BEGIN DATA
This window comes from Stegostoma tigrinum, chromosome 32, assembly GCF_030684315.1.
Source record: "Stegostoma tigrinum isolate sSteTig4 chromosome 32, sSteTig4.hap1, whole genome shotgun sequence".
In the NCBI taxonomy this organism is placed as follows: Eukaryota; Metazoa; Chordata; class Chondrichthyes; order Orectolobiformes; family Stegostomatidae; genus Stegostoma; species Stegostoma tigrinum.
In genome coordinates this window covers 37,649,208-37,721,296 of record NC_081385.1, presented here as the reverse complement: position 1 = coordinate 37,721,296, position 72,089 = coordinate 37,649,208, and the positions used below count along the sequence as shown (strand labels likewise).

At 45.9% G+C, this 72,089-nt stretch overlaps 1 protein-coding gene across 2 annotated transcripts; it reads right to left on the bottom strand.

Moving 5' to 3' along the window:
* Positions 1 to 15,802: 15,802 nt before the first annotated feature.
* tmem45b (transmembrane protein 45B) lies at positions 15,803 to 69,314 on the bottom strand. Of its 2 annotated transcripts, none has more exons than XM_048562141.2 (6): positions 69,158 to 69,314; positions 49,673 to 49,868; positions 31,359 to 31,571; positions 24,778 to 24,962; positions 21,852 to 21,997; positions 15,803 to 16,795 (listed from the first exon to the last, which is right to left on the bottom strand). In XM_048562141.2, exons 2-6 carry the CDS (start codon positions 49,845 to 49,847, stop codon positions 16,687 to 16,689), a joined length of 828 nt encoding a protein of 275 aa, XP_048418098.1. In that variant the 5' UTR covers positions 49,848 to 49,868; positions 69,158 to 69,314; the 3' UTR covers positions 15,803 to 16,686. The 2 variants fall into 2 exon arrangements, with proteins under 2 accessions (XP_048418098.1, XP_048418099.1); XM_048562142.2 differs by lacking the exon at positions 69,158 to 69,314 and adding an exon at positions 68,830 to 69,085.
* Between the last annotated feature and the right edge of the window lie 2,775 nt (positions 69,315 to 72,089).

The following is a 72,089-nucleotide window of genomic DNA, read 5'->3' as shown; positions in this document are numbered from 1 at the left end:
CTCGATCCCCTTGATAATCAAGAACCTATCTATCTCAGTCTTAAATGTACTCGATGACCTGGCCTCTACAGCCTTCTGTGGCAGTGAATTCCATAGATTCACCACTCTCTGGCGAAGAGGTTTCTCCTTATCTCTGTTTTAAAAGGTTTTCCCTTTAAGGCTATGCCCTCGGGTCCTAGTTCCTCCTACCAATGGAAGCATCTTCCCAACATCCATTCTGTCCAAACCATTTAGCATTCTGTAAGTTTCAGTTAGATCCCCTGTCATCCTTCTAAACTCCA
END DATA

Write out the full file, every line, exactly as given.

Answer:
This window comes from Stegostoma tigrinum, chromosome 32, assembly GCF_030684315.1.
Source record: "Stegostoma tigrinum isolate sSteTig4 chromosome 32, sSteTig4.hap1, whole genome shotgun sequence".
In the NCBI taxonomy this organism is placed as follows: Eukaryota; Metazoa; Chordata; class Chondrichthyes; order Orectolobiformes; family Stegostomatidae; genus Stegostoma; species Stegostoma tigrinum.
In genome coordinates this window covers 37,649,208-37,721,296 of record NC_081385.1, presented here as the reverse complement: position 1 = coordinate 37,721,296, position 72,089 = coordinate 37,649,208, and the positions used below count along the sequence as shown (strand labels likewise).

At 45.9% G+C, this 72,089-nt stretch overlaps 1 protein-coding gene across 2 annotated transcripts; it reads right to left on the bottom strand.

Moving 5' to 3' along the window:
* Positions 1 to 15,802: 15,802 nt before the first annotated feature.
* tmem45b (transmembrane protein 45B) lies at positions 15,803 to 69,314 on the bottom strand. Of its 2 annotated transcripts, none has more exons than XM_048562141.2 (6): positions 69,158 to 69,314; positions 49,673 to 49,868; positions 31,359 to 31,571; positions 24,778 to 24,962; positions 21,852 to 21,997; positions 15,803 to 16,795 (listed from the first exon to the last, which is right to left on the bottom strand). In XM_048562141.2, exons 2-6 carry the CDS (start codon positions 49,845 to 49,847, stop codon positions 16,687 to 16,689), a joined length of 828 nt encoding a protein of 275 aa, XP_048418098.1. In that variant the 5' UTR covers positions 49,848 to 49,868; positions 69,158 to 69,314; the 3' UTR covers positions 15,803 to 16,686. The 2 variants fall into 2 exon arrangements, with proteins under 2 accessions (XP_048418098.1, XP_048418099.1); XM_048562142.2 differs by lacking the exon at positions 69,158 to 69,314 and adding an exon at positions 68,830 to 69,085.
* Between the last annotated feature and the right edge of the window lie 2,775 nt (positions 69,315 to 72,089).

The following is a 72,089-nucleotide window of genomic DNA, read 5'->3' as shown; positions in this document are numbered from 1 at the left end:
CTCGATCCCCTTGATAATCAAGAACCTATCTATCTCAGTCTTAAATGTACTCGATGACCTGGCCTCTACAGCCTTCTGTGGCAGTGAATTCCATAGATTCACCACTCTCTGGCGAAGAGGTTTCTCCTTATCTCTGTTTTAAAAGGTTTTCCCTTTAAGGCTATGCCCTCGGGTCCTAGTTCCTCCTACCAATGGAAGCATCTTCCCAACATCCATTCTGTCCAAACCATTTAGCATTCTGTAAGTTTCAGTTAGATCCCCTGTCATCCTTCTAAACTCCA